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Joined: May 2003
Posts: 583
Jae
Senior Member
Jae Jul 25, 10:27am - #231551 

Senior Member
2001 Toyota Celica

Joined: May 2003
Posts: 583
palm springs, burbank CA
Short Rem intake? better?

i know this is kinda noob question, but you think short rem will give me better low-end?
i have CAI currently. but its auto, so it lacks pretty bad at the low-end.
And what is the HP difference between CAI and sr?
Joined: Jun 2004
Posts: 1,376
QTRMLR_1
Specialist
QTRMLR_1 Jul 25, 10:44am - #231552 

Specialist
2002 Toyota Celica

Joined: Jun 2004
Posts: 1,376
Los Angeles, CA
If you can get cold air to a Short Ram, IMO that will get you more torque on any end, low or high. You can get a Short Ram and get the CO2 air chiller Intake system and put that on the end of your Short Ram. You will not be able to use the CO2 constantly for daily driving, but for drag racing or autocross this setup should give you the most gains of any Intake. BTW, CO2 is much cheaper than N20, nitrous oxide. Here is the link for the CO2 air chiller system:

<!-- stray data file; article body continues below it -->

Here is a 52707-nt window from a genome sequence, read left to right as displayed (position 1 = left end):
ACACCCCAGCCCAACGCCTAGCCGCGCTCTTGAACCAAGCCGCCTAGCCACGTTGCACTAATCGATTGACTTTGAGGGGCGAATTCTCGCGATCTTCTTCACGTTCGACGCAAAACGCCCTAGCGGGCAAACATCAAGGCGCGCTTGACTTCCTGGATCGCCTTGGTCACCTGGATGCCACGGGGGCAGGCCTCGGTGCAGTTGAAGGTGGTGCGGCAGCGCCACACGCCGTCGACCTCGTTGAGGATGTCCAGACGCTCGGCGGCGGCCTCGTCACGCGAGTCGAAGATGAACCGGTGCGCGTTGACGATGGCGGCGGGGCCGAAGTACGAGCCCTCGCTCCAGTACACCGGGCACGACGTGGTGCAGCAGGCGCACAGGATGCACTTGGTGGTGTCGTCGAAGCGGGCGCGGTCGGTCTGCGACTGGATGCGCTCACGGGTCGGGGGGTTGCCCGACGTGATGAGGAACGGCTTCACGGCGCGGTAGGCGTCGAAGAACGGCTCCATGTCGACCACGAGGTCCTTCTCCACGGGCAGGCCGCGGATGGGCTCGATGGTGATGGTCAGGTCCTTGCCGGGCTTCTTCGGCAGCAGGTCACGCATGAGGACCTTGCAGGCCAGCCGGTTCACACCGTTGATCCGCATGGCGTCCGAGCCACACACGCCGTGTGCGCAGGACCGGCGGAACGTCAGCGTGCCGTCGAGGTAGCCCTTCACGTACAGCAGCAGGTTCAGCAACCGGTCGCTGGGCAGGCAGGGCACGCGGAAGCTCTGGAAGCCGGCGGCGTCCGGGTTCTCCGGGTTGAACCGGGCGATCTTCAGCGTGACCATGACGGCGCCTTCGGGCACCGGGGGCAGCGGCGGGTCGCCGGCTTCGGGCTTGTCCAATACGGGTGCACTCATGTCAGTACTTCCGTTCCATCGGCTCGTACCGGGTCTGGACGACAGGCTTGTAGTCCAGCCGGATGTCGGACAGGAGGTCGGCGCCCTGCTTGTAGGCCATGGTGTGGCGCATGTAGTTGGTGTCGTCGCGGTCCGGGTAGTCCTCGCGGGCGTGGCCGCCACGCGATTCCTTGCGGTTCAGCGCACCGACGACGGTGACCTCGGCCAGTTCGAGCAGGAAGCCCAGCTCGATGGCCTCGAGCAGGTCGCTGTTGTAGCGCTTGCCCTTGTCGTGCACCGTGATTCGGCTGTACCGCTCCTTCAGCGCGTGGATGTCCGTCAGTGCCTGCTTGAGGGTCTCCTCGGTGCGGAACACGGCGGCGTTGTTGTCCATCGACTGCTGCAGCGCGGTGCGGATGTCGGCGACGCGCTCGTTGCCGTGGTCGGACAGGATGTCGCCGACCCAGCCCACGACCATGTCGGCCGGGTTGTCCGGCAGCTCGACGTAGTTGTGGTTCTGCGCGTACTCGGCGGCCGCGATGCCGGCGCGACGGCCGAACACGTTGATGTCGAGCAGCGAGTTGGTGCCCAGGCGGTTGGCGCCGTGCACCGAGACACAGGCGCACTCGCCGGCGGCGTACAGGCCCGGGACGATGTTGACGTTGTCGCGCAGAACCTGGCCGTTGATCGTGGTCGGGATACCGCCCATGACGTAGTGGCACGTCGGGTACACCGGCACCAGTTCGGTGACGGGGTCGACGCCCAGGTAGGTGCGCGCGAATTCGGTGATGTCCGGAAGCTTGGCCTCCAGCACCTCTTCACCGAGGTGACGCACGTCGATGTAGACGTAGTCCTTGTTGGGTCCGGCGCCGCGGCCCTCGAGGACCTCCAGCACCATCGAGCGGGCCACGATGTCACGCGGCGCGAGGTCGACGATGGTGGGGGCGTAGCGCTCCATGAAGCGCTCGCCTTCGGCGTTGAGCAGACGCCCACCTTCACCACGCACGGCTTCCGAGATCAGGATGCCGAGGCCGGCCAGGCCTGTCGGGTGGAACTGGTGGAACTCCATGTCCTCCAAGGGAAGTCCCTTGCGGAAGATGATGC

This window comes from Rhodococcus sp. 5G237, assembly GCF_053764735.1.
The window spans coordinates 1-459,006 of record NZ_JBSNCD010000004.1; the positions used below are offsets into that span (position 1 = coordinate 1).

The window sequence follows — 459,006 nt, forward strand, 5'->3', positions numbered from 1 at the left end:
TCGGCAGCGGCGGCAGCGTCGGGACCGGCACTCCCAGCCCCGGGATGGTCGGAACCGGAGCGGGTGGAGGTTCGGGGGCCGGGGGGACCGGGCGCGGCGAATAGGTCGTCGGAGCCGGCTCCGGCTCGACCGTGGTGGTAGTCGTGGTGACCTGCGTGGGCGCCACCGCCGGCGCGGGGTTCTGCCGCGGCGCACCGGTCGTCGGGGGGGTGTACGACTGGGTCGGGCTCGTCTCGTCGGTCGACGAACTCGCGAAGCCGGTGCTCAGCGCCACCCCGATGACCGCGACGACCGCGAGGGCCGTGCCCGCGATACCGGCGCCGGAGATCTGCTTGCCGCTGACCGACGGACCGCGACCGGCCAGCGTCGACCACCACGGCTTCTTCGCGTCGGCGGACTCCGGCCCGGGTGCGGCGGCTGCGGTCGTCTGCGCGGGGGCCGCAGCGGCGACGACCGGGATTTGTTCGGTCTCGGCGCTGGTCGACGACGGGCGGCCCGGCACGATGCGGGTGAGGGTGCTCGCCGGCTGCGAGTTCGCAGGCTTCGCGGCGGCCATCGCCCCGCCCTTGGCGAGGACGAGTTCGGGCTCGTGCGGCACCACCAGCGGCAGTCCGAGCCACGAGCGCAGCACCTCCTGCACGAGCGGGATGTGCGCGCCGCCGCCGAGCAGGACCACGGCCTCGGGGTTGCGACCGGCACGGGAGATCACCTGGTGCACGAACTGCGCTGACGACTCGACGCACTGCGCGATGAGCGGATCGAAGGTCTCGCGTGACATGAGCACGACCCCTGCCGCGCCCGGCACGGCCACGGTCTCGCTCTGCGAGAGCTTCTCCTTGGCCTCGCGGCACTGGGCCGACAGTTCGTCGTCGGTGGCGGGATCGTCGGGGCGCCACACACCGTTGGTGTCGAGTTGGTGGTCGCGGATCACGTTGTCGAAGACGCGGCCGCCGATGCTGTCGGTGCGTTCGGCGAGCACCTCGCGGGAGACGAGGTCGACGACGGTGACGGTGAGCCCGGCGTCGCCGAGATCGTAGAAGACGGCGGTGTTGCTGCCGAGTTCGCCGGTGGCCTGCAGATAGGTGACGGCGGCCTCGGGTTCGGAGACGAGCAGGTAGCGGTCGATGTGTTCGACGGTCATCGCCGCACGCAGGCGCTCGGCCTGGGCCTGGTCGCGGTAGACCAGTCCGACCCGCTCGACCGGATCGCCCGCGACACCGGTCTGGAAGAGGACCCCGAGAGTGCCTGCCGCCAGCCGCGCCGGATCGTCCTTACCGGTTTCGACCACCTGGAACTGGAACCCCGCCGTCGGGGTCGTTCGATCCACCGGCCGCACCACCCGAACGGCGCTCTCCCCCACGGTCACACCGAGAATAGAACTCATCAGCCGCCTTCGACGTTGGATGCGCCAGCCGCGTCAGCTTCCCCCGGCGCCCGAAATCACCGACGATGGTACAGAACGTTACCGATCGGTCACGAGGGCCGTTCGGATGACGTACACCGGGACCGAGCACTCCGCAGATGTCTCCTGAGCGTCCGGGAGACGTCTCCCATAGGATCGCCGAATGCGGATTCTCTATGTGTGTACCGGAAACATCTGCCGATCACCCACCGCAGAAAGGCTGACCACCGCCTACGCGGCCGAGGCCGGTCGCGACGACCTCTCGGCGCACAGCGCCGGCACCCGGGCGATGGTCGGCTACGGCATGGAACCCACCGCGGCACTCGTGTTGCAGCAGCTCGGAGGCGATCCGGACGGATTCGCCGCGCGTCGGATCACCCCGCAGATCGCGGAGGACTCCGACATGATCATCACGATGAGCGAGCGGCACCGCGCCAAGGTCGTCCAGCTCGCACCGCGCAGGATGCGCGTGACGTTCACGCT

http://www.subarustore.com/deicry02taan.html

You'll have to buy 1) The Tank and Installation kit, and 2) the Cryogenic Air Intake with the right Intake pipe diameter.

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Joined: Aug 2003
Posts: 6,372
Speed4TheNeed
Caleb
Speed4TheNeed Jul 25, 12:06pm - #231553 

Caleb
2000 Toyota Celica

Joined: Aug 2003
Posts: 6,372
New Orleans, LA
both CAI's and Short Ram Intakes will give you a slight decrease in initial torque. replacing a CAI with s Short Ram will not really make a difference.